The first ’painful’ race for Mercedes in 2019 – Analysis

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Shock for Mercedes, but delight for their competitors: the Anglo-German outfit played only second fiddle to Ferrari and Red Bull in the Austrian Grand Prix after scoring eight triumphs in this season’s first eight rounds. Mercedes’ team boss Toto Wolff labelled it as painful to have witnessed Mercedes’ uncompetitive form in Spielberg.

Shocked by the rival’s form, Mercedes realized already during the qualifying session that they did not enjoy the performance advantage it has had during the season up until the Austrian Grand Prix, not to mention their demoralizing form in France. In the dying minutes of the qualifying, Lewis Hamilton could secure the second starting position thanks to the slipstream behind Lando Norris’ McLaren, but Valtteri Bottas only qualified fourth. On Sunday, both went backwards after gaining position due to the slow start of Max Verstappen and ended the race fifth and third respectively. Mercedes’ rare lack of pace was obvious after Sebastian Vettel could beat Hamilton and he would have only needed a lap to overtake Bottas, as well, despite starting the race from ninth position.

Chronic cooling issues

Wolff said the slump in form was completely down to the cooling issues which Mercedes encountered in the heat of Styria. According to the Austrian, his engineers had to take counter-measures by turning down the engines and remove some parts of the bodywork to avoid any reliability issues during the 71-lap-long scorching race. However, the drivers also had to play a part to saving the technique by adjusting their braking points, increasing the amount of lift-and-cost procedure and avoid driving in slipstream.

"We knew that it was our Achilles heel, and we were carrying the problem since the beginning of the season. We tried to work on mitigating the performance loss, but at the end, it was really painful to watch, cruising and not being able to defend or attack. We were right on the limit, we couldn't do anything any more. It was already very damaging for performance, what we did. There was no step left any more,” Wolff is quoted as saying by motorsport.com.

Asked what Mercedes could have done any better, Wolff joked: "The next step would have been to remove all the bodywork. So that was not really an option, because the sponsors wouldn't have liked it!”

Unflattering track layout

While Wolff explained Mercedes’ sudden and rare lack of speed with the hot weather, there was more behind it. The high temperatures did undoubtedly not favour the W10. On Friday, the car looked quite competitive on the race simulation while Lewis Hamilton were racking up the mileage on high fuel loads during the second practice session. With the temperature climbing up by 3-4 degrees to 34-35 Ceslius degree compared to Friday and Saturday, the W10’s cooling requirements increased.

However, the real problem was the track characteristics. The Spielberg race track does not favour the W10 as it does not highlight its strengths. The Red Bull Ring is in stark contrast to the Paul Ricard circuit where Mercedes enjoyed a demoralizing performance advantage over their rivals Ferrari and Red Bull. Despite suffering from high tyre degradation, Valtteri Bottas finished second in the French Grand Prix. In contrast to that, both Mercedes drivers had to be spot on with all their qualifying and race laps in Austria. When both Hamilton and Bottas had to use two sets of tyres in the first and second qualifying session to wrestle their way up into the next segment, it became obvious that Mercedes found themselves a bit on the back foot.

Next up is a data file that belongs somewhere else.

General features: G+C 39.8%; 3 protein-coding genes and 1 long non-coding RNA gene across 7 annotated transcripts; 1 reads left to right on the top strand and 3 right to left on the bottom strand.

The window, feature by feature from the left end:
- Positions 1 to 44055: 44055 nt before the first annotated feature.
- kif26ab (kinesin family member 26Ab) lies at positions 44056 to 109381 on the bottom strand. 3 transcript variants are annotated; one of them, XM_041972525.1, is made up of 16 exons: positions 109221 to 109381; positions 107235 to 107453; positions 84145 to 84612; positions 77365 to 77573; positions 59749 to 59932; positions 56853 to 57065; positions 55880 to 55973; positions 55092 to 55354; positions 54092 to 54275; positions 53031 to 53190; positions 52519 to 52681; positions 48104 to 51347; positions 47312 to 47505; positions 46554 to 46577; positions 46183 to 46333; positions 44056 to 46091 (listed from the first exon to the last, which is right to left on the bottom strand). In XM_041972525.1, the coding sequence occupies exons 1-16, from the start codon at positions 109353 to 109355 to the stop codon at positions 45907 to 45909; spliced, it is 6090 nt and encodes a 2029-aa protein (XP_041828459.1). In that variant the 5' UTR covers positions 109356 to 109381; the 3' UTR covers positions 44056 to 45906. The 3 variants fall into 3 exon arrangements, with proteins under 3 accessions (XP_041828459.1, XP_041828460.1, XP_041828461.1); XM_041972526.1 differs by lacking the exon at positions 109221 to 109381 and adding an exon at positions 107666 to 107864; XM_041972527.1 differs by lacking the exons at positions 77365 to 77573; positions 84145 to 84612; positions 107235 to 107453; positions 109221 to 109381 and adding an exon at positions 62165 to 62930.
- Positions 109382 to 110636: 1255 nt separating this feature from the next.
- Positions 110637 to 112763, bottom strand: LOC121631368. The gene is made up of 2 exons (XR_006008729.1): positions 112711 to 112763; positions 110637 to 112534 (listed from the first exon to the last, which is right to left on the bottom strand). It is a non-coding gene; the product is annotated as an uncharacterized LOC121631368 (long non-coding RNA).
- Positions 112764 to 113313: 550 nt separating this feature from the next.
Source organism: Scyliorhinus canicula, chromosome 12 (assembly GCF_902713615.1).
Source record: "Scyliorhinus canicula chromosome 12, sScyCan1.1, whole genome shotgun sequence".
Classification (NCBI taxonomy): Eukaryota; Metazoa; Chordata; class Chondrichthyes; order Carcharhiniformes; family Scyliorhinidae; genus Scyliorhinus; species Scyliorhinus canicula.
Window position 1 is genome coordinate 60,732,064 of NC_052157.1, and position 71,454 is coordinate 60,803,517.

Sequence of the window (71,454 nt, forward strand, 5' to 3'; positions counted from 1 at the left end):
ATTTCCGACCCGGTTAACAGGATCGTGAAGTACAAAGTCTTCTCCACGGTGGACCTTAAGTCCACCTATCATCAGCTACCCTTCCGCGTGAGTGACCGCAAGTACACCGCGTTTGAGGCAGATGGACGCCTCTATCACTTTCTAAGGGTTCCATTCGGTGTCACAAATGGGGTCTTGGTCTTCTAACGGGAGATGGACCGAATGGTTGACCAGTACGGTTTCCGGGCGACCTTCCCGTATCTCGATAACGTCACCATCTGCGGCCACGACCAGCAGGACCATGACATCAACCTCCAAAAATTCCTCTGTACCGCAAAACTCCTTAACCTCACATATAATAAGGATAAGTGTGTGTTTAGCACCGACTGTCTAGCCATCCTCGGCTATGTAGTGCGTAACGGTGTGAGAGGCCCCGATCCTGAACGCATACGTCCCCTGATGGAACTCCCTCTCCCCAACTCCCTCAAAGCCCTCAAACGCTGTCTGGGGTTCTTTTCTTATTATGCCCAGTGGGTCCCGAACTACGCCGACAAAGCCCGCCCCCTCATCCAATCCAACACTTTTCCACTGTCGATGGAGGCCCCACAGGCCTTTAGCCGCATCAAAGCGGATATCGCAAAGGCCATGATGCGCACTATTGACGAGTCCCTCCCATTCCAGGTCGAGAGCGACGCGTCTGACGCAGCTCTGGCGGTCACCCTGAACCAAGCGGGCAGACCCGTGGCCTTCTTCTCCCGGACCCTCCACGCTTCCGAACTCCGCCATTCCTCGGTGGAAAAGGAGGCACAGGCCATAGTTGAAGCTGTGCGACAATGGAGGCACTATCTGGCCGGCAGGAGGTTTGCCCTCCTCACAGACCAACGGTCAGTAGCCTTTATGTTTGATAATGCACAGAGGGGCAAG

The concept of the W10 build on producing incredible amount of downforce at the expense of top-speed. This approach has proved brilliant as Mercedes were the only team to get the inconstantly-behaving 2019 Pirelli tyres with small operating window to work on every track. So far this season, the W10 was losing time on every straight compared with Ferrari’s SF90, but it could gain huge amount of time back in every type of corner. However, this advantage regarding the cornering speed was mitigated in Austria thanks to Ferrari’s latest upgrades. The Italians could cure the understeery nature of their car with the changes to the front wing and front brake ducts. On top of that, the Red Bull Ring lacks of long, never-ending medium-speed corners which dominate the first and last sector of the Paul Ricard circuit.

Wildly over the daunting kerbs

Hamilton’s small mistakes during the race were only an addition to Mercedes’ headaches. The Briton locked up a few times during his first stint and drove in a wild fashion over the punishing kerbs of the Red Bull Ring. On lap 27, the reigning world champion was too aggressive out of Turn 10 and damaged his front wing. As the balance of the car changed as a result of the incident, Mercedes had to change the front wing, losing eight seconds during the pit stop.

Mercedes has now a week to solve their problems before the season continues with the British round. In fact, the Anglo-German squad may get more time as only 21-22 Celsius degrees are expected for next weekend in Silverstone. If typical British weather welcomes the field next weekend, then Mercedes’ engineers could delay the refinements and necessary changes to the W10 until the German Grand Prix which only takes place at the end of July.

"But then there is no question, there is no alternative than to fix our problems for a the coming hot European races, Hockenheim and Budapest. The question is not how or if, but we will react. There is no other option," said Wolff.